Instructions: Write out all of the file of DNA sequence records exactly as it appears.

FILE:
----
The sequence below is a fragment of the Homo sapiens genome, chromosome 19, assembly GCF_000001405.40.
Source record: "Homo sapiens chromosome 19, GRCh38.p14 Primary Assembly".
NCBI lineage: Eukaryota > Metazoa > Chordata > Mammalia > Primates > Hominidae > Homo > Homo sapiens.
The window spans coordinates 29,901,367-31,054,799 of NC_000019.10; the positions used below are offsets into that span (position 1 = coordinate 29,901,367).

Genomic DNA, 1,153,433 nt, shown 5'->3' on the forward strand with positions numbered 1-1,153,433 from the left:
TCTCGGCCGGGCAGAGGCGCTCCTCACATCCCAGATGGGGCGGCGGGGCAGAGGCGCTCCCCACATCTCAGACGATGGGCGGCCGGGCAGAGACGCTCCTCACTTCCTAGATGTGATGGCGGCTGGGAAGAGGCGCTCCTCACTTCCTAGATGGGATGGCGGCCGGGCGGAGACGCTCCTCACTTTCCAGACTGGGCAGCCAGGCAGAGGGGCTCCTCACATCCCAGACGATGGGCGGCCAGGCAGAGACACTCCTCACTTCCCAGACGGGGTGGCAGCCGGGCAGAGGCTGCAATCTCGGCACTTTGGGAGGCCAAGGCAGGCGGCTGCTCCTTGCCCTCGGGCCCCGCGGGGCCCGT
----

The sequence below is a fragment of the Homo sapiens genome, chromosome 19, assembly GCF_000001405.40.
Source record: "Homo sapiens chromosome 19, GRCh38.p14 Primary Assembly".
NCBI lineage: Eukaryota > Metazoa > Chordata > Mammalia > Primates > Hominidae > Homo > Homo sapiens.
The window spans coordinates 29,901,367-31,054,799 of NC_000019.10; the positions used below are offsets into that span (position 1 = coordinate 29,901,367).

Genomic DNA, 1,153,433 nt, shown 5'->3' on the forward strand with positions numbered 1-1,153,433 from the left:
TCTCGGCCGGGCAGAGGCGCTCCTCACATCCCAGATGGGGCGGCGGGGCAGAGGCGCTCCCCACATCTCAGACGATGGGCGGCCGGGCAGAGACGCTCCTCACTTCCTAGATGTGATGGCGGCTGGGAAGAGGCGCTCCTCACTTCCTAGATGGGATGGCGGCCGGGCGGAGACGCTCCTCACTTTCCAGACTGGGCAGCCAGGCAGAGGGGCTCCTCACATCCCAGACGATGGGCGGCCAGGCAGAGACACTCCTCACTTCCCAGACGGGGTGGCAGCCGGGCAGAGGCTGCAATCTCGGCACTTTGGGAGGCCAAGGCAGGCGGCTGCTCCTTGCCCTCGGGCCCCGCGGGGCCCGT